TSA’s Self-Service Checkpoint

The Transportation Security Administration (TSA) is testing a new self-screening system at the Las Vegas airport.

Many people are comparing the new system to self-checkout lanes at grocery stores. The system uses a virtual agent to answer questions, who do not have to be physically present at the checkpoint.

The system promises to streamline the process and use fewer agents.

The self-screening system also has automated conveyors for luggage screening which can automatically send the luggage for additional screening.

Additionally, the body scanner instructs the person as to their position in the scanner.

All of these changes are intended to improve the efficiency of TSA’s check-in process.  The Las Vegas airport test will help determine the efficiencies and speed of the new system.

Video Spotlight:  

This post is based on the CBS News article, TSA Testing New Self-Service Screening Technology At Las Vegas Airport. Here’s A Look at How It Works, by Carter Evans and Analisa Novak, March 6, 2024, and the YouTube video in the Spotlight. Image source: Shutterstock / Tawan Jz

Discussion Questions:

1. What are the potential problems with TSA’s use of virtual agents?

Guidance: Even with a remote agent, there is less of a personal touch to the system. Many will feel that the system is impersonal. Many travelers find security checkpoints intimidating, and this could add to their anxiety. Of course, the technology needs to work well, and be dependable. It will also take some time for people to become used to the technology.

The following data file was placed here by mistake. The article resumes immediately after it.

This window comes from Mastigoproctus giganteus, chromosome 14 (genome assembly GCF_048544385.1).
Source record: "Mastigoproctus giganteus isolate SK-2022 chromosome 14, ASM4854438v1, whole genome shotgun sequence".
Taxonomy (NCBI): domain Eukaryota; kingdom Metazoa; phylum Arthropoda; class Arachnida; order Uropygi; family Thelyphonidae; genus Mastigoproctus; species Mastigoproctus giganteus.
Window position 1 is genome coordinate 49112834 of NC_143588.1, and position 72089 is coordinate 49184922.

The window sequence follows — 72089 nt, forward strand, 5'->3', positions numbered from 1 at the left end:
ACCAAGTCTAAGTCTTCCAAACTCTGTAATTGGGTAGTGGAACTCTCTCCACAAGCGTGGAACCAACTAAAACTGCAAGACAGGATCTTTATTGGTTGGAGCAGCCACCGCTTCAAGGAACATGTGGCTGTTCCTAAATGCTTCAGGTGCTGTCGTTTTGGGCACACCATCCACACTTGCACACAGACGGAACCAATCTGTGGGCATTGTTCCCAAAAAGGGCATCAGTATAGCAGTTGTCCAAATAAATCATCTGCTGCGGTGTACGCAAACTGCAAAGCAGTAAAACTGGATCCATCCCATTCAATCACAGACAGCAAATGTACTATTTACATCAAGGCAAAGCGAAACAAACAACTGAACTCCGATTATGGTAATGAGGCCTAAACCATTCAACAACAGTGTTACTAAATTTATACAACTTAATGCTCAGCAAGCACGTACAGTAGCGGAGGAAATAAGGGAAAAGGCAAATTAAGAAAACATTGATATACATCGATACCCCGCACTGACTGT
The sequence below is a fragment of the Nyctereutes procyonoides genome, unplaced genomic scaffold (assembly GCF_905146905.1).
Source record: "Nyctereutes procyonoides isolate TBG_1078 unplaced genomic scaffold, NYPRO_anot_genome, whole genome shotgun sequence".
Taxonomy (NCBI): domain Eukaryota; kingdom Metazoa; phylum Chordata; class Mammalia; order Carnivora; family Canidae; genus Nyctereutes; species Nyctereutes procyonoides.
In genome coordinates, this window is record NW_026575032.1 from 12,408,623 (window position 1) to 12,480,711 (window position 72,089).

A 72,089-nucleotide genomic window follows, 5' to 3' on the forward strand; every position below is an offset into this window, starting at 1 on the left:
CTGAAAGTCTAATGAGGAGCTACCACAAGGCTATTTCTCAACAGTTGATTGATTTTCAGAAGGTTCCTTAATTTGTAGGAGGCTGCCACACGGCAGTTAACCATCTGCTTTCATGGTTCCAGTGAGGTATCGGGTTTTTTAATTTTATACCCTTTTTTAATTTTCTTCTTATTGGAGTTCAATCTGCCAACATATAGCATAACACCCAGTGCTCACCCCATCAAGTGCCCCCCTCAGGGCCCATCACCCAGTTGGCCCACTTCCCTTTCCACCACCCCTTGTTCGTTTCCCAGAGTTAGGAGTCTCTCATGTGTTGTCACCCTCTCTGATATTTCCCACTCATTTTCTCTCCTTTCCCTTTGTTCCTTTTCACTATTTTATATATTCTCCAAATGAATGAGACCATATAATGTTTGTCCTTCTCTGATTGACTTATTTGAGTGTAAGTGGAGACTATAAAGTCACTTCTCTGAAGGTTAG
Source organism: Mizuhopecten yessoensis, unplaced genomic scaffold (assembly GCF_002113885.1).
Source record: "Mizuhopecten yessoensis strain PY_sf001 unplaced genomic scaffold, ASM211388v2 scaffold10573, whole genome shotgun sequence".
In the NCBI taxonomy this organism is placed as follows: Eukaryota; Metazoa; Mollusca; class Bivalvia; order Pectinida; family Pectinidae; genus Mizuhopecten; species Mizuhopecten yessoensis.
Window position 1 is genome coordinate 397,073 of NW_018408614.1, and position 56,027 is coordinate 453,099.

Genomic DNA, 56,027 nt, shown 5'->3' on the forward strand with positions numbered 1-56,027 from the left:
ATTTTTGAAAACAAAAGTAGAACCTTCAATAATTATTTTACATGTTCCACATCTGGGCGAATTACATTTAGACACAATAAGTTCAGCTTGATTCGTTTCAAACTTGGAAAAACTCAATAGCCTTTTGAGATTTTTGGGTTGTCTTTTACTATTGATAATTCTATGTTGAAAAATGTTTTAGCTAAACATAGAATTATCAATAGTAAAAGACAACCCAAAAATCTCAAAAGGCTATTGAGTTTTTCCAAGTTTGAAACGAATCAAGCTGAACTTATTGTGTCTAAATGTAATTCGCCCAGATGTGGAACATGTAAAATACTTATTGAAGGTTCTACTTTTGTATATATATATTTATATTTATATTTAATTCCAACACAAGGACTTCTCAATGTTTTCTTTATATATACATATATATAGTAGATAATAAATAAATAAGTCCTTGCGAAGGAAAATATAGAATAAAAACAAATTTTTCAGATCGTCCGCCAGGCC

2. What benefit does the virtual agent provide?

Guidance: One benefit is that workers can work remotely, giving TSA a bigger pool of potential workers. Also, if implemented across several airports, the workers could be shared by the airports. They could answer questions as needed, switching between airports. This would improve the efficiency of agents, allowing TSA to have fewer agents, but still serve passengers quickly. It would also be easier to call in agents to increase capacity if there was unexpected demand.

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